I'm sure people go on joyrides in the A-10, but taking a Ka-50 street level at high speeds is super exciting. Sometimes I load up a mission just to fly through downtown Batumi and practise circle strafes. In combat the Ka-50 is a stealth assassin. Off duty it's a drift racer. Sometimes it's hard to balance the two because it's always tempting to go crazy.

There's also something cool about how.. Shitty the Ka-50 is. The avionics sort of kind of talk to one another, but not always. Flight paths programmed on the moving map don't show up in the actual navigation system the autopilot uses. The GPS runs on different scales than NATO units so trading target data in co-op requires extra manual labor. For all its automation (a very aggressive autopilot indeed) there is constant demand of manual adjustment. Sure, you're asking the autopilot to automatically turn you to face your target, but the actual launch path of your missiles is offset to the left and right based on which hardpoint is going to launch so.. Prepare to fight the autopilot when you're lining up the reticle. When you do something you need to keep the consequences in mind, or you'll be asking a whole lot of questions mid flight you really don't have time for.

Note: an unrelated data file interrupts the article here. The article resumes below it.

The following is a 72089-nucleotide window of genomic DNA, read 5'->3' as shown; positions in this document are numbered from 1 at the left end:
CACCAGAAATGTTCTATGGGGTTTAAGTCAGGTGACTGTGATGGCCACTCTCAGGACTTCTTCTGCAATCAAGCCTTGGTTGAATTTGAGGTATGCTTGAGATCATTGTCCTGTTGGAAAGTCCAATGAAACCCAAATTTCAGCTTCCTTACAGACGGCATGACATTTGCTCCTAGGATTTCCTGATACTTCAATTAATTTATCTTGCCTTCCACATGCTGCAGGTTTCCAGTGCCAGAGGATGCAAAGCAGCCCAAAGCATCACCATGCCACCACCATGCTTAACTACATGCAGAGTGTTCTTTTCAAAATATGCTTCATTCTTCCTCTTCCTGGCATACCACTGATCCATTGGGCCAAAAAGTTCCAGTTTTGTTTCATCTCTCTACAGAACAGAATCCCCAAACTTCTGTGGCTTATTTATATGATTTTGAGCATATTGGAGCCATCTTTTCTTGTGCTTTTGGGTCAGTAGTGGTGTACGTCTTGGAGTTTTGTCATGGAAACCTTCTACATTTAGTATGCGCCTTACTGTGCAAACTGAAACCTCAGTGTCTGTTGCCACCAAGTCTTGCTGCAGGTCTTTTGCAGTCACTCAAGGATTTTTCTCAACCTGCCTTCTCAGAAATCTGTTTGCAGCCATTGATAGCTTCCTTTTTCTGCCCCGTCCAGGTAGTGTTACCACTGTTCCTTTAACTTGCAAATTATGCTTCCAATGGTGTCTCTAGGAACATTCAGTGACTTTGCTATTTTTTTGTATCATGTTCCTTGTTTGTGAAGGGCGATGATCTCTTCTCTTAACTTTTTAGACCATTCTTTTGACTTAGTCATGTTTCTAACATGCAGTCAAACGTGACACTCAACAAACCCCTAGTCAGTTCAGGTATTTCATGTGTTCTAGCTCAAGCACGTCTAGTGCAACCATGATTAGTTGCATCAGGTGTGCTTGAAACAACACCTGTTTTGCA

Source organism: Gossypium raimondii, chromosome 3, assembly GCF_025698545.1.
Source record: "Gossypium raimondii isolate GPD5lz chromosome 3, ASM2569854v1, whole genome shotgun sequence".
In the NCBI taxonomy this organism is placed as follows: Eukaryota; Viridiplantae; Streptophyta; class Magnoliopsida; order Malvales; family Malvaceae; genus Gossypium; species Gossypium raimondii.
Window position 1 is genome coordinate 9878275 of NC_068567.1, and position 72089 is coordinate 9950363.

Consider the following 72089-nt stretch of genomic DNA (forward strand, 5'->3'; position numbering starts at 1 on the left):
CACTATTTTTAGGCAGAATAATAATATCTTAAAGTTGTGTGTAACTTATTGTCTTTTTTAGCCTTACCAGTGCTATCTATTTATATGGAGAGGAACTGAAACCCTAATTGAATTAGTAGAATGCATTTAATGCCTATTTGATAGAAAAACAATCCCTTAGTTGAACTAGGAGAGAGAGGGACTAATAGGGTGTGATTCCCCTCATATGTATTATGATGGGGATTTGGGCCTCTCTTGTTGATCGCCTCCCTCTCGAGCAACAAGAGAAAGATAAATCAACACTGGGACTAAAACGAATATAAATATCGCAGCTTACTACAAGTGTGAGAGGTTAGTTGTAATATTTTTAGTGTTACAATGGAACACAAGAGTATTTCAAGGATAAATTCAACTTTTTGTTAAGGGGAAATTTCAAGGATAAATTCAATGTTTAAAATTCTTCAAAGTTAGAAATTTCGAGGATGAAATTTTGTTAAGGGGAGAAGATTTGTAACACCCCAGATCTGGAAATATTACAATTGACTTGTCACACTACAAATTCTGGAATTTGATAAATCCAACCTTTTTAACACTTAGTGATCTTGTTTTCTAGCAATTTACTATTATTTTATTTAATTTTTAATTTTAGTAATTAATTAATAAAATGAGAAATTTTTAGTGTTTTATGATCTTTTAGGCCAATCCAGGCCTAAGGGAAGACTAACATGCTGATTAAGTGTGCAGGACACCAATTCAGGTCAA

It's like the Ka-50 is filled with arguments. Every choice has a caveat, typically a big one. It is awesome, and I can't fully explain why.

No other games really do this. It's a big shame so few get to try this and get into it for real because it is rewarding like you wouldn't believe.


Backwards compatibility and downloadables...

Man I love me some Nintendo. But for every thing Nintendo does right, they do something just as wrong. The Wii never started "gathering dust" or whatever in my setup; There is always a time inbetween PS3, 360 and PC games where I want to disconnect from the world entire and play something, for lack of better words, Nintendo-y. So I picked up Skyward Sword again, and it's been a nice holiday of sorts (Zelda games do get drawn out as they go along; My remedy is to spread out the play sessions pretty thin).